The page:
Commack High School Winter Concert I
First gallery of the winter season and it's a concert by the 9th graders. Very impressive groups! They did a great job.
I thought I'd start off the winter concert season by giving you some tips on how to photograph your typical school concert. It's not as easy as it looks but with a little preparation and planning you can minimize the stress.
- First, set up your camera as much as possible before you leave home. If you've shot a concert in your school before you should know what the exposure and white balance settings should be. If not, at least you can get in the ballpark. At Commack High School my white balance setting is on tungsten (usually a little light bulb in your settings) because stage lights are almost always tungsten balanced. I avoid auto white balance because it tends to try to "normalize" the stage lighting and wash out the colors. I put my camera in manual exposure mode because there's no way any of the automatic exposure modes are going to work with a strongly lit subject against a black background and foreground; you'll get blown out highlights every time. At Commack I start out at ISO 6400, f/4.5 @ 1/125 second. In any high school you're not going to get even lighting and you'll have to adjust your exposure so I'll do this by varying my shutter speed for various parts of the stage and risers that are unevenly lit. The thing with concerts is that, although you'll probably need to use a fairly high ISO, your shutter speed doesn't need to be that fast. The musicians are fairly stationary except for their arms and, even if you blur their arms this can be an interesting look, as in the photo on the left.
- If you have a lens with vibration reduction (also know as "image stabilization" or "optical image stabilization" depending on your camera manufacturer) this is the place to use it because it will help a lot with slower shutter speeds in low light. Stage lighting may look bright but that's because you're sitting in the dark. You want to bring your longest telephoto lens, especially if you're only shooting your kid and not the whole ensemble. I shoot with a 100-400mm lens which, on a DX body gives me around 150-600mm. If you are shooting the whole ensemble also bring along a medium zoom, something around 16-55mm on a DX camera or 24-70 on a full frame camera.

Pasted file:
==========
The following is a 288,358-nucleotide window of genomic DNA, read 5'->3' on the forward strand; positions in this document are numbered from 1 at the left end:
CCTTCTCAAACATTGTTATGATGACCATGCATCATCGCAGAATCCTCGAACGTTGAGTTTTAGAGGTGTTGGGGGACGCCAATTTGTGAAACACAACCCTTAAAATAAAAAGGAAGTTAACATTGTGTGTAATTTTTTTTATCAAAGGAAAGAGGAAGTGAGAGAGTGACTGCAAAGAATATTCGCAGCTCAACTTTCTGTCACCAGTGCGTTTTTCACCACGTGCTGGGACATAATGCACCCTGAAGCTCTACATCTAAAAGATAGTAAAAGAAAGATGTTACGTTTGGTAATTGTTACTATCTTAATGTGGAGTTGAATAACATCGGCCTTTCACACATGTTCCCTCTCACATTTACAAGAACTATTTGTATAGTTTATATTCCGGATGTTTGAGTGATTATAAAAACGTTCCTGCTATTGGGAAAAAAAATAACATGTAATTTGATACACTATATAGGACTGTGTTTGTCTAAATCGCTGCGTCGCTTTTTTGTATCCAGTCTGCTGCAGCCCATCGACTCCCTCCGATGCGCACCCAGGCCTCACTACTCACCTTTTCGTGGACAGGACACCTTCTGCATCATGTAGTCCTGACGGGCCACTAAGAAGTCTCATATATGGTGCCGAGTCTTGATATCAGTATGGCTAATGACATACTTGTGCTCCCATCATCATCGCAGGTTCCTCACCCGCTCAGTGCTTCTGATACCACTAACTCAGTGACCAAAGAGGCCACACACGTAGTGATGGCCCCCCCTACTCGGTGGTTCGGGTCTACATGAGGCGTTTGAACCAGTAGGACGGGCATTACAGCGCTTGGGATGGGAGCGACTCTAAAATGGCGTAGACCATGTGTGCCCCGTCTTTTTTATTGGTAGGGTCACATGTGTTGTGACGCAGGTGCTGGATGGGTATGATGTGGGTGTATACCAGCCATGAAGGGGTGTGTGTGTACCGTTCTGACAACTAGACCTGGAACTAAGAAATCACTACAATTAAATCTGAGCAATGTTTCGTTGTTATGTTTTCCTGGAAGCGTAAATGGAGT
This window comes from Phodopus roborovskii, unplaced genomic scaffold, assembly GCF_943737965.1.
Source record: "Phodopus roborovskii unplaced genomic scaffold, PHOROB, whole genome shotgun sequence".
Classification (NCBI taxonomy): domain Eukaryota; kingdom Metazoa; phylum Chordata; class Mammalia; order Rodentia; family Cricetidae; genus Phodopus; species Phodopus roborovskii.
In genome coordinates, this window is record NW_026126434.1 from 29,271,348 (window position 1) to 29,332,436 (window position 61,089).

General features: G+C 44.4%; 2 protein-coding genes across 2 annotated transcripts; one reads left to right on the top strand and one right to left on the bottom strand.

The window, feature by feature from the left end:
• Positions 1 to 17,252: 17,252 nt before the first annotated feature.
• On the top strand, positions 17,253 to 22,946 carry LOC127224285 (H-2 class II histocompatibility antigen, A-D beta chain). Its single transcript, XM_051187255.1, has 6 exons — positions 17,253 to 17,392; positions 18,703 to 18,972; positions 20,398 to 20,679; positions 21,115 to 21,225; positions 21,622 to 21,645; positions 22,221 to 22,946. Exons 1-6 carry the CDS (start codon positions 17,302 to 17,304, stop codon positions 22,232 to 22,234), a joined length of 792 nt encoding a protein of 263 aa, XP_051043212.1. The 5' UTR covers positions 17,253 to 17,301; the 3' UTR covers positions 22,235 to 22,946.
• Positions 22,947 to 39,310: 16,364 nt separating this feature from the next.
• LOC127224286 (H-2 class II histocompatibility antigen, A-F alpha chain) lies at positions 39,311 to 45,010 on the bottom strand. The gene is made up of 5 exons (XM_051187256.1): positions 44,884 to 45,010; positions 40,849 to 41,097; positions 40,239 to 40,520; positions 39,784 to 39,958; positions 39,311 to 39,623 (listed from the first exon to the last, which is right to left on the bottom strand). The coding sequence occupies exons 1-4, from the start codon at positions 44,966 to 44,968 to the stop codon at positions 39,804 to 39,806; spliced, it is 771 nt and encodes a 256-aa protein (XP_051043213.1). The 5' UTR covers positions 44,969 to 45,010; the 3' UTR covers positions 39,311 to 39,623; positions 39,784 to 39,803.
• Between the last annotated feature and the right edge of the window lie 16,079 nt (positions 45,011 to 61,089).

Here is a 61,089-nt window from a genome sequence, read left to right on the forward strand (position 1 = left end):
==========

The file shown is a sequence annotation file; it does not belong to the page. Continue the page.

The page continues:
- Get to the concert early. You want to get your camera and lens(es) setup while the house lights are up because once the concert starts it's probably gonna be dark where you're sitting.
- If you're lucky enough to have your kid sitting or standing in the front row of the ensemble, you hit the jackpot. Pick out a seat up front, preferably on the aisle. If not, you probably want to get as far back in the auditorium as possible, especially if your auditorium slopes downward. It also helps to ask your kid where they'll be sitting or standing to ensure you're on a side where they're facing you.
- While the house lights are still up get your lens attached and turn off your flash. Your flash will do nothing but light up the heads of the people sitting in front of you, make your photo look strange and generally annoy everyone. Trust me, it will do more harm than good. Even if your flash is strong enough to make it to the stage it will only wash out the dramatic stage lighting and make your photos look flat. If your camera has a quiet or silent shutter mode, now's the time to turn it on. If your camera can display a histogram in the viewfinder, turn that on also; it will help you get the proper exposure once you start shooting. You want the histogram as far right as possible without climbing the right wall. Vary your shutter speed to adjust this.
- As soon as the house lights dim and the ensemble gets on stage or on the risers you want to set your exposure. This goes without saying, but you should know how to make these adjustments in the dark. If you can't you're pretty much screwed, so practice at home at least setting your aperture, shutter speed and ISO.
- The ideal time to take the photos is when a band or orchestra is playing their loudest passage and the members of the choir are all singing together. This minimizes the chance that the sound of your shutter will be annoying and, in the case of a shot of the whole ensemble, makes it look like they're actually performing rather than sitting/standing around. You want the musicians to look like they're playing their instruments and the singers with their mouths open.
- Finally, take some photos but enjoy the concert. That's why you came, right?
Questions? Use the email form on the homepage. Have fun.